The Red Squad
“I took photos of the cops taking pictures of us. That means they have pictures of us taking pictures of them, taking pictures of us. Cool.” – Photographer Sadie C.
By recording every minute of any public gathering, police can allege they are ensuring “public safety” rather than “intimidating citizens who are exercising their right to freely assemble peacefully”. Indeed, police in the modern era typically photograph and film every kind of peaceful street demonstration and any politically oriented rally. Toronto human rights lawyer Paul Copeland explains “cops videotaping a rally is perfectly legal in Canada and the US.” The only requirement is that the police need to be overt in order for it to be lawful – they must be obvious and visible to protesters when filming liberation leaders or stoner shenanigans. Police footage can legally be used only for evidence at trials involving the protest, or as police training videos on crowd control, but potheads who are worried about police photographers can don a stylish marijuana leaf bandana to partially cover their face, and those fearing arrest for “proof” of possession or trafficking should leave the grass at home and attend anyway. Thankfully, it’s also legal for anyone to photograph the police. Police don’t like to get caught on camera carrying out fascist atrocities while wearing their battle gear, but they can – and do – go ape-shit on occasion. A demonstration can end up rough-and-tumble if the cops are determined to use force. There are plenty of examples: Vancouver police tear-gassed and beat potheads in tourist-packed Gastown at the 1971 Smoke-In Jamboree; Quebec City police used 6,000 canisters of tear gas to quell protesters at the Summit of the Americas and FTAA (Free Trade Agreement of the Americas) meetings in 2001; Vancouver’s anti-globalization riot at the Hyatt Hotel during then-Prime Minister Jean Chrétien’s visit saw news reporters and anti-APEC (Asia Pacific Economic Cooperation) demonstrators being pepper-sprayed and beaten by Canada’s national police (RCMP); and who can forget 1999’s infamous anti-globalization demonstration in Seattle during the WTO (World Trade Organization) meeting, or the cordon of force and arrests at the 2004 Republican National Convention in New York City when hundreds of activists and innocent bystanders were illegally locked in a condemned building at Pier 57 for days (barbaric and bizarre, but absolutely true). Police arrest puffers every year at the Global Marijuana March in NYC and other locations worldwide, and US Homeland Security is exercising its beefed-up mandate in the national forests as the impetus to arrest over 500 peaceful attendees at a Rainbow Gathering in Routt County, Colorado in 2006. But perhaps the most outlandish and extreme case of them all happened on August 22nd, 2005, at Spanish Fork Canyon a hundred miles outside of Salt Lake City.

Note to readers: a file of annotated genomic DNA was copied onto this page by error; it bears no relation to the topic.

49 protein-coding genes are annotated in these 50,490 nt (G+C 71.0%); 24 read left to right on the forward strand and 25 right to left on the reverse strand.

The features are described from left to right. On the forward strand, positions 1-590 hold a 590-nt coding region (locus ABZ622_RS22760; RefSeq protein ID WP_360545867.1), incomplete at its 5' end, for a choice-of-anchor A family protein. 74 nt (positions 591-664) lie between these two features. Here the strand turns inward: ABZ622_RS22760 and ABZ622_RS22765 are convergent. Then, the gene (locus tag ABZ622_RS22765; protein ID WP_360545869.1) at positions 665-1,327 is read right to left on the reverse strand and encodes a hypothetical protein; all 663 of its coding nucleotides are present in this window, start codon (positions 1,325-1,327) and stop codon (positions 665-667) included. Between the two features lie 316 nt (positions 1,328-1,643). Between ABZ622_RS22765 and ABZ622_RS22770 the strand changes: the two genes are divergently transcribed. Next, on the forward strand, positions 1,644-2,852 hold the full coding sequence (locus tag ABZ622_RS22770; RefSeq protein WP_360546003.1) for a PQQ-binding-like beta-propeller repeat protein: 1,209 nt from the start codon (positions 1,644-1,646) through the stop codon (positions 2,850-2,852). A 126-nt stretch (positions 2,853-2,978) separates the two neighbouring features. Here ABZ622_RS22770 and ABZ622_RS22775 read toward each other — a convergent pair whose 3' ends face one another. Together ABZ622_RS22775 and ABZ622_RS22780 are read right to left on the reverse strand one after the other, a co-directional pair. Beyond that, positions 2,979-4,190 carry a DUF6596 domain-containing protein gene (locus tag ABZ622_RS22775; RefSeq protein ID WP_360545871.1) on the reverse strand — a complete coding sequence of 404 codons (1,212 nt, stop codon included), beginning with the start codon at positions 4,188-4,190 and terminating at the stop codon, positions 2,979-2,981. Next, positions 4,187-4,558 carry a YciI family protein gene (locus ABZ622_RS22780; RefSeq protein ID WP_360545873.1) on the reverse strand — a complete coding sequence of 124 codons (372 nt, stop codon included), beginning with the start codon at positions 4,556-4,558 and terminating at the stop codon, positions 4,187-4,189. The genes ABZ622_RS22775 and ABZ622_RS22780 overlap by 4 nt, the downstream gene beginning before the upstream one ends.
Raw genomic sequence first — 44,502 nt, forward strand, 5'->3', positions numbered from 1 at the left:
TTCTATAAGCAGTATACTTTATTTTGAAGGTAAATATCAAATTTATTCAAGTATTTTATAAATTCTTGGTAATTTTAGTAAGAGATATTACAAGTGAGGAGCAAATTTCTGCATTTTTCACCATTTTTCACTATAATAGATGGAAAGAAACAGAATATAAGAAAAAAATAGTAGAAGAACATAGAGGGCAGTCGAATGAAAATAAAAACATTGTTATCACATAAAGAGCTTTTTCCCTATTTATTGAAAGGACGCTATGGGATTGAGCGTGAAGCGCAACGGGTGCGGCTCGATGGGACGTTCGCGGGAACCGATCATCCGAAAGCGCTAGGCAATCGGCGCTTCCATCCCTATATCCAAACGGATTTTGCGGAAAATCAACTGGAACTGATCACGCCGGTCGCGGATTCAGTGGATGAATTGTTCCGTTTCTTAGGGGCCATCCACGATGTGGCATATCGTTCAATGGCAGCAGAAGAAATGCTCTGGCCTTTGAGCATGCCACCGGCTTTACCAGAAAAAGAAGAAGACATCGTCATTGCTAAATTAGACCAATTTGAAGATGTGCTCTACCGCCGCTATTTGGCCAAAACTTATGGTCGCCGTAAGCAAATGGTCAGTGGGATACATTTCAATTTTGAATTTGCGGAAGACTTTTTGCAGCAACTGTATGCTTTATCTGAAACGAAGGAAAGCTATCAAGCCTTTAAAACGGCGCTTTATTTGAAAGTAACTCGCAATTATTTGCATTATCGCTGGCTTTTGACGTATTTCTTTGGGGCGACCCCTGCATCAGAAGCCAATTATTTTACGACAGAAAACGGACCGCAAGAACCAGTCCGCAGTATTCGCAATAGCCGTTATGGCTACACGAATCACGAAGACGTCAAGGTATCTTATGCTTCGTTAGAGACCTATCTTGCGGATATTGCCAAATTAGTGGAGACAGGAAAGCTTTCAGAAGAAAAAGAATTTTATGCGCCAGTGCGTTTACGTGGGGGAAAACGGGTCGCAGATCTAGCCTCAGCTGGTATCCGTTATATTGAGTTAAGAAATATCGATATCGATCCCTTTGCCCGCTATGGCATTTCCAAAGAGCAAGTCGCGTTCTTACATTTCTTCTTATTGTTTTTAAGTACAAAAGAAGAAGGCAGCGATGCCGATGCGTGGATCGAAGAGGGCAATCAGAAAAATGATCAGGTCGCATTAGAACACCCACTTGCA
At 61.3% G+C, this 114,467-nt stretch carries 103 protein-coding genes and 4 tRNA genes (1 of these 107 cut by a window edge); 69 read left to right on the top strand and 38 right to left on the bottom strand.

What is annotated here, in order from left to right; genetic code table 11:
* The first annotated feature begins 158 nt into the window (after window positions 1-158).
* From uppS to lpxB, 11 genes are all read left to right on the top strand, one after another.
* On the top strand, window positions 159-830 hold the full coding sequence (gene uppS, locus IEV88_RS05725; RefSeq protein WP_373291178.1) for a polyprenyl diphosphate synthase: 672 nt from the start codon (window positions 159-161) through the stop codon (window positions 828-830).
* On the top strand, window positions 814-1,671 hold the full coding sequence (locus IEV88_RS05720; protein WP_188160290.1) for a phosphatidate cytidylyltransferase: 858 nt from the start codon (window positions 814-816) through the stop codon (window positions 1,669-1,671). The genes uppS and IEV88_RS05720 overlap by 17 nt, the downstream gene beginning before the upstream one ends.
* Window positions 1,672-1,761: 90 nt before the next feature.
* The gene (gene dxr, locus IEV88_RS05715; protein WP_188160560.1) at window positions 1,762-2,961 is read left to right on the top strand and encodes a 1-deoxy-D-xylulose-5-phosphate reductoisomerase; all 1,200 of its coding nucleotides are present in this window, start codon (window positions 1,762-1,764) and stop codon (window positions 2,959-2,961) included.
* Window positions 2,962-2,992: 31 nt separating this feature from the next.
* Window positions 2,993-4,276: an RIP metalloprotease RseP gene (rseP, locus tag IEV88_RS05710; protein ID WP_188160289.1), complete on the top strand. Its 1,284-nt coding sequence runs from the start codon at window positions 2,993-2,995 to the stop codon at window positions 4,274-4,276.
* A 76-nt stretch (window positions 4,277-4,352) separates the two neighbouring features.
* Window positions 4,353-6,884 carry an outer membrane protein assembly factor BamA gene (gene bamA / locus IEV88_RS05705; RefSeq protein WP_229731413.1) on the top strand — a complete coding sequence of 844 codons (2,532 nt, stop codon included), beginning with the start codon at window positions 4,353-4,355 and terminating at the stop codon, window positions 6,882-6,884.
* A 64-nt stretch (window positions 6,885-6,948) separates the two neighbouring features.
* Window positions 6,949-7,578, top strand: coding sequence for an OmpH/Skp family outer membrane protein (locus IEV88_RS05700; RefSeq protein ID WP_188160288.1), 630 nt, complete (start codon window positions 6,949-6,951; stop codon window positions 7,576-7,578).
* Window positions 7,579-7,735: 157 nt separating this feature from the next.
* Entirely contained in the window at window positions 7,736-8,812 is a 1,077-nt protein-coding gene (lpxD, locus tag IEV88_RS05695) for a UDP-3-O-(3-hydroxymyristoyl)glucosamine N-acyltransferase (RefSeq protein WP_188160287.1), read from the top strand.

The Utah National Guard and law enforcement officers from numerous agencies swooped in on 1,500 people at a completely legal outdoor rave event (with all permits, insurance, and security in place) using helicopters and SWAT teams armed with assault rifles, tasers, tear gas, and dogs to break up the event. Nobody resisted the police and the terrified crowd was orderly as they tried to leave as ordered, but tear gas was released and people were injured in the stampede. Some were physically abused by troops and snarling dogs. Police attempted confiscating all video equipment but an amateur video capturing the attack surfaced on the internet, leading to public outcry over the excessive force.
This bring up an important point: cameras are essential at a grass rally. It’s very important to have people photographing and filming rallies and protests, then uploading the results to websites like YouTube.com and Google Video – not only does the footage serve as educational material for the thousands of young people watching marijuana-related videos online, but it can also demonstrate examples of how police respond to cannabis crowds in different places. The reefer revolution will not be televised… but it is often available online!
As you comtemplate holding your own pot protest, reefer rally, or marijuana march, and you find yourself worrying about outing yourself or getting arrested, keep in mind what American Civil Liberties Union executive director Anthony D. Romero wrote in his book Freedom Under Fire: “Dissenters who take unpopular positions in their own times are often seen as heroes later on.” Well, this is our own time and you must stand up for what you know to be true. Join the freedom fighters around the world, and rally for